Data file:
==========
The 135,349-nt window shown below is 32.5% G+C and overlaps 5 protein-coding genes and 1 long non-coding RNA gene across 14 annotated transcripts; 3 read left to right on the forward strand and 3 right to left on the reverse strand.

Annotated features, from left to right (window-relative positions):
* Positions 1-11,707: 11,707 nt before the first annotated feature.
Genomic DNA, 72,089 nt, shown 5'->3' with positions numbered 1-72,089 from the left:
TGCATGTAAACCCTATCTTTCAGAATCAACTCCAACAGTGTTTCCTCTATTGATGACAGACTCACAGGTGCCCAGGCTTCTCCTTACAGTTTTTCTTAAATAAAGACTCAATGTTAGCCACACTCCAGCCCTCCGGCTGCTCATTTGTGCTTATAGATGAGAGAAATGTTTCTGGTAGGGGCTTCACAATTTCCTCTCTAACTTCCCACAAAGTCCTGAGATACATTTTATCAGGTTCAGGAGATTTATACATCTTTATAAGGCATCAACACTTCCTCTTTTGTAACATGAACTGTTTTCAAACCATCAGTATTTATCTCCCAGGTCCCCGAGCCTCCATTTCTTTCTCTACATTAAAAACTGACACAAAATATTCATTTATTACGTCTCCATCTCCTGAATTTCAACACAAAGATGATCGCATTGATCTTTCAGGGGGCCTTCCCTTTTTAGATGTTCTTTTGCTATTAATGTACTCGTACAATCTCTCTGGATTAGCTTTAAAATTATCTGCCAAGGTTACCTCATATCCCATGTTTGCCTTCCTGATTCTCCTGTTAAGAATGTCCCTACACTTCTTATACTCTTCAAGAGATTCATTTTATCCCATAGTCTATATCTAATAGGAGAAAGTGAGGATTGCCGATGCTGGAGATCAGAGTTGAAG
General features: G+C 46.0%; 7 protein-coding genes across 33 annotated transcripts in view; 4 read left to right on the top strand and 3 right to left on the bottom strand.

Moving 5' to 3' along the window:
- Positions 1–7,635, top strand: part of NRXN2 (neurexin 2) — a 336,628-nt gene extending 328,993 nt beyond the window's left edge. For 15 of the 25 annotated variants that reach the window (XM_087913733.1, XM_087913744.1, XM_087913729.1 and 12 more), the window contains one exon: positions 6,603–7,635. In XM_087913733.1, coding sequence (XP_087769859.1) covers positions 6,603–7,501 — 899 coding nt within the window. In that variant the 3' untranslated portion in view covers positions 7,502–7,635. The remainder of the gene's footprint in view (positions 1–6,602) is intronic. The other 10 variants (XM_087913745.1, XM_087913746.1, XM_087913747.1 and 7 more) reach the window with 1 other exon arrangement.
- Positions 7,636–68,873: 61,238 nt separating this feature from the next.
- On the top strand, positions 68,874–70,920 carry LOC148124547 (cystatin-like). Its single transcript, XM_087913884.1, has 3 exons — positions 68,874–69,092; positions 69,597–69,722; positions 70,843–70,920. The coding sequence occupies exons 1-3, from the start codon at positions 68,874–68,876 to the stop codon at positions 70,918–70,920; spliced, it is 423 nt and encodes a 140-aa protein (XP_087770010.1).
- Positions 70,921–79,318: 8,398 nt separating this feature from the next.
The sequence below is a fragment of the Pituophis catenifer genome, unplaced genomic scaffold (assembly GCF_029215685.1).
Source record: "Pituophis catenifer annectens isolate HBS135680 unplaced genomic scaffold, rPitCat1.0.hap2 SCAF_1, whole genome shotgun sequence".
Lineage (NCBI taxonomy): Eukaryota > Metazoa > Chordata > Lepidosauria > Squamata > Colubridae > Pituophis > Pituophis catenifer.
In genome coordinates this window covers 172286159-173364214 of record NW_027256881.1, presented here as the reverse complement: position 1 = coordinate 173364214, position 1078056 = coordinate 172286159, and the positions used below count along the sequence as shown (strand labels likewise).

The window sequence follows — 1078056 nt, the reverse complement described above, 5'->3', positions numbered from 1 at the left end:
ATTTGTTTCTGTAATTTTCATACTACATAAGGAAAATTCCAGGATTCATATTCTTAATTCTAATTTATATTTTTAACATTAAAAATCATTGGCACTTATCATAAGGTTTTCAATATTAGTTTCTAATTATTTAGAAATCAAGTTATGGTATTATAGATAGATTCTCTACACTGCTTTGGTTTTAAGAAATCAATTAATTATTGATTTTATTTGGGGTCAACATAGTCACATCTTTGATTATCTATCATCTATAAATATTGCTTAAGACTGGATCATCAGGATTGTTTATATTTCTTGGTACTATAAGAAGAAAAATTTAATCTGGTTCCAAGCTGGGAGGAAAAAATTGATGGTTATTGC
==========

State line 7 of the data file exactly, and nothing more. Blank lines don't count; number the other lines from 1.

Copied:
Moving 5' to 3' along the window: